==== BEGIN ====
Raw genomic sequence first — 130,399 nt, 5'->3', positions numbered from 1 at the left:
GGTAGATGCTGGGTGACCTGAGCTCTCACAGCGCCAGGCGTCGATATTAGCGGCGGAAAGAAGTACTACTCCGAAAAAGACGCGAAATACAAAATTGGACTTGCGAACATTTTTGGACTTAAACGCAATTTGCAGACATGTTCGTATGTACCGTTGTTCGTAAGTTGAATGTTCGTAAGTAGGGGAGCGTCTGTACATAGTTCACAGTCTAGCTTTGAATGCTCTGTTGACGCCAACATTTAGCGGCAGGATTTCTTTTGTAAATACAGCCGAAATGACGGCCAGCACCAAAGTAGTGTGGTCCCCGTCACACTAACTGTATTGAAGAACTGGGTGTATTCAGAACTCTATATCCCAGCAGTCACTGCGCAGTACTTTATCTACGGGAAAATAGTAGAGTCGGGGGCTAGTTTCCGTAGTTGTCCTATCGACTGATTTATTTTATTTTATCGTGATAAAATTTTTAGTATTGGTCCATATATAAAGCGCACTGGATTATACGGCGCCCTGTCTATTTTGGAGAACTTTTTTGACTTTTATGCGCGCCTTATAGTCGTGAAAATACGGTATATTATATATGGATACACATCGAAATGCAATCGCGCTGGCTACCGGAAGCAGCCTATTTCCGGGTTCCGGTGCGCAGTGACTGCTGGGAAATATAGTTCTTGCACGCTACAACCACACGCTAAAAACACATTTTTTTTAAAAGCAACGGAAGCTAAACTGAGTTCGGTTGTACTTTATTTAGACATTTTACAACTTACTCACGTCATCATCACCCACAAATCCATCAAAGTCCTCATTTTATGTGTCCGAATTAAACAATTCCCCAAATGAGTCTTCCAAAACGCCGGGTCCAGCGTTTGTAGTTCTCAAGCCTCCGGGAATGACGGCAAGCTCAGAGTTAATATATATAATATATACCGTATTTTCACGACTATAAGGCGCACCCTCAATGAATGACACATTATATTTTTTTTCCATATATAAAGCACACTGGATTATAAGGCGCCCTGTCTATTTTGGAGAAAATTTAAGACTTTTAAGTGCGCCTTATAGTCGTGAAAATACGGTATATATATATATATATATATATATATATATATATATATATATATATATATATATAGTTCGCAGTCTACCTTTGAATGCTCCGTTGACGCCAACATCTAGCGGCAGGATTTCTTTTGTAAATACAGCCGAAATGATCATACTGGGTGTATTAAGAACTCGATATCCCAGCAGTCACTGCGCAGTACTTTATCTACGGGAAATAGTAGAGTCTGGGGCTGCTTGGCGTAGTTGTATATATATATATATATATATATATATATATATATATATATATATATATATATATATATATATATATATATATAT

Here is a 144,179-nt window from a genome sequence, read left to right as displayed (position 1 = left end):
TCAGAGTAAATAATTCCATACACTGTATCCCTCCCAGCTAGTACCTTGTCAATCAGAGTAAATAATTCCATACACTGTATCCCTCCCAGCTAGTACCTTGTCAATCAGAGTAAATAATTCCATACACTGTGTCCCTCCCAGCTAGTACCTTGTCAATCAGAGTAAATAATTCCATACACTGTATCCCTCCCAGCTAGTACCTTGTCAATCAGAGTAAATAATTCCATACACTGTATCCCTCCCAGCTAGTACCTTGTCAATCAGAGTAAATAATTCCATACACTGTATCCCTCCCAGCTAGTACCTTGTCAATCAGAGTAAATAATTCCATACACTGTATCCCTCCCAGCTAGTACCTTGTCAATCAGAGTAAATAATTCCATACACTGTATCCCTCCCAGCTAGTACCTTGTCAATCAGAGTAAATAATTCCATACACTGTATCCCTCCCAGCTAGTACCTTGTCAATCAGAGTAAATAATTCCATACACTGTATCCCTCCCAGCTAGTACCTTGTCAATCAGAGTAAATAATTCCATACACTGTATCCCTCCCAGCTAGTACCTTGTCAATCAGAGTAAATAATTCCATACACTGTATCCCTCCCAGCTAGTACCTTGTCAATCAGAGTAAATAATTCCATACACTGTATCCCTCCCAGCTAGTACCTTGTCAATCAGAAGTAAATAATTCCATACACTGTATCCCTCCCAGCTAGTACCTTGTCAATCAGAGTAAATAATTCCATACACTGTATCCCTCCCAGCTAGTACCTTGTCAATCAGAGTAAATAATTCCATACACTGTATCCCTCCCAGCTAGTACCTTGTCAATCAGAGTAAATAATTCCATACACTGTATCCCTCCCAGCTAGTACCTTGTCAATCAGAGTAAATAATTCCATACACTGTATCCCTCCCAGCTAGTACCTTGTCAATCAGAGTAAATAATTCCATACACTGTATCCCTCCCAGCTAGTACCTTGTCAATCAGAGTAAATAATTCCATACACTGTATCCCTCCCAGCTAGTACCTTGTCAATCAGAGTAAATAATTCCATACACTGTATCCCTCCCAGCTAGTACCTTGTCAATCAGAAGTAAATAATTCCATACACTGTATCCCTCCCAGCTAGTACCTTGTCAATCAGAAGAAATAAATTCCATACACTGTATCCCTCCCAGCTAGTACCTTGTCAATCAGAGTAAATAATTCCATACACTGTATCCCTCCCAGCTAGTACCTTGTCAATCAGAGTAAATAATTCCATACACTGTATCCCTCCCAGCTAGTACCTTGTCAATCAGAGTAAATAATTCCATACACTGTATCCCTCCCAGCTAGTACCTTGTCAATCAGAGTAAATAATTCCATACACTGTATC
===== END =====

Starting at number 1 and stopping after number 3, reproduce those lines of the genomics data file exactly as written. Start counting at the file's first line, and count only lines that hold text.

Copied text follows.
Raw genomic sequence first — 130,399 nt, 5'->3', positions numbered from 1 at the left:
GGTAGATGCTGGGTGACCTGAGCTCTCACAGCGCCAGGCGTCGATATTAGCGGCGGAAAGAAGTACTACTCCGAAAAAGACGCGAAATACAAAATTGGACTTGCGAACATTTTTGGACTTAAACGCAATTTGCAGACATGTTCGTATGTACCGTTGTTCGTAAGTTGAATGTTCGTAAGTAGGGGAGCGTCTGTACATAGTTCACAGTCTAGCTTTGAATGCTCTGTTGACGCCAACATTTAGCGGCAGGATTTCTTTTGTAAATACAGCCGAAATGACGGCCAGCACCAAAGTAGTGTGGTCCCCGTCACACTAACTGTATTGAAGAACTGGGTGTATTCAGAACTCTATATCCCAGCAGTCACTGCGCAGTACTTTATCTACGGGAAAATAGTAGAGTCGGGGGCTAGTTTCCGTAGTTGTCCTATCGACTGATTTATTTTATTTTATCGTGATAAAATTTTTAGTATTGGTCCATATATAAAGCGCACTGGATTATACGGCGCCCTGTCTATTTTGGAGAACTTTTTTGACTTTTATGCGCGCCTTATAGTCGTGAAAATACGGTATATTATATATGGATACACATCGAAATGCAATCGCGCTGGCTACCGGAAGCAGCCTATTTCCGGGTTCCGGTGCGCAGTGACTGCTGGGAAATATAGTTCTTGCACGCTACAACCACACGCTAAAAACACATTTTTTTTAAAAGCAACGGAAGCTAAACTGAGTTCGGTTGTACTTTATTTAGACATTTTACAACTTACTCACGTCATCATCACCCACAAATCCATCAAAGTCCTCATTTTATGTGTCCGAATTAAACAATTCCCCAAATGAGTCTTCCAAAACGCCGGGTCCAGCGTTTGTAGTTCTCAAGCCTCCGGGAATGACGGCAAGCTCAGAGTTAATATATATAATATATACCGTATTTTCACGACTATAAGGCGCACCCTCAATGAATGACACATTATATTTTTTTTCCATATATAAAGCACACTGGATTATAAGGCGCCCTGTCTATTTTGGAGAAAATTTAAGACTTTTAAGTGCGCCTTATAGTCGTGAAAATACGGTATATATATATATATATATATATATATATATATATATATATATATATATATATATAGTTCGCAGTCTACCTTTGAATGCTCCGTTGACGCCAACATCTAGCGGCAGGATTTCTTTTGTAAATACAGCCGAAATGATCATACTGGGTGTATTAAGAACTCGATATCCCAGCAGTCACTGCGCAGTACTTTATCTACGGGAAATAGTAGAGTCTGGGGCTGCTTGGCGTAGTTGTATATATATATATATATATATATATATATATATATATATATATATATATATATATATATATATATATATATATAT

Here is a 144,179-nt window from a genome sequence, read left to right as displayed (position 1 = left end):